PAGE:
As long as one doesn't use a non-AZERTY keyboard or a rather old cell phone (modern smartphones usually make the use of French diacritics easier than ever), there's no valid reasons to omit diacritics. I cannot talk for very young people and teenagers but, from my experience, people who are over twenty years old tend not to omit them, most of the time.
I would say that, in French, confusions mainly arise when diacritics alter the meaning of a word or a sentence rather than the pronunciation, so even in an informal conversation people would be better off not to omit them in this case if possible. This may be subjective, but I find it more confusing to read in a sentence
e.g. ou / a / du / arrive instead of où / à / dû / arrivé
e.g. eleve / tres / fete / naif / ca instead of élève / très / fête / naïf / ça.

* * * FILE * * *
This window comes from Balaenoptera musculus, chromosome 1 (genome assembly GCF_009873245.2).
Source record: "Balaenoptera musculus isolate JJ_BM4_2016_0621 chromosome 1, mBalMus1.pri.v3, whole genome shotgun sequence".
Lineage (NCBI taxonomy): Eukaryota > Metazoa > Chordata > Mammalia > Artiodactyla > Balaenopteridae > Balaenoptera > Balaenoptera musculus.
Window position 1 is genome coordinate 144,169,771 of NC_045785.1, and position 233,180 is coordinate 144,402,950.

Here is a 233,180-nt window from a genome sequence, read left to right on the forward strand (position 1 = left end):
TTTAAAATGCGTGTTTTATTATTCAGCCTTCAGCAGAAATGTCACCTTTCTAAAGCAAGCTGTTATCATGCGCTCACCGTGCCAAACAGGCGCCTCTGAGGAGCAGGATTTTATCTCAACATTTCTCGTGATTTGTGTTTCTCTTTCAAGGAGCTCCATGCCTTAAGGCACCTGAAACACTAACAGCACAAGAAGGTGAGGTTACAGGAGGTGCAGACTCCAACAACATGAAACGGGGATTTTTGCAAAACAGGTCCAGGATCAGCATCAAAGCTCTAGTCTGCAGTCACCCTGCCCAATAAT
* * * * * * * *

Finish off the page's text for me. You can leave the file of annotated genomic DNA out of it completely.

That being said, I disagree with @jlliagre about the ç. In my opinion, omitting the cedilla is really not a big deal when it comes to understanding the meaning of a word. I've friends who don't bother with the ç when texting on their phone and replace it with a simple c instead. It has never confused me.
Though, if people who can't write the ç would replace every ç with one or a double s for phonetic reasons, we would expect to see, e.g. fasson / fransai / apersu instead of facon / francai / apercu, which is not the case, and is actually more confusing than anything else.
As for ça being written sa, this is a mistake made by people with poor grammar, who can't make the difference between the possessive determiner sa and the demonstrative determiner ça.
This awful mistake is so widely spread that we're sadly getting used to it, to the point where we are no longer confused by it… That doesn't mean that sa va should be less confusing than ca va. Quite the opposite I would say.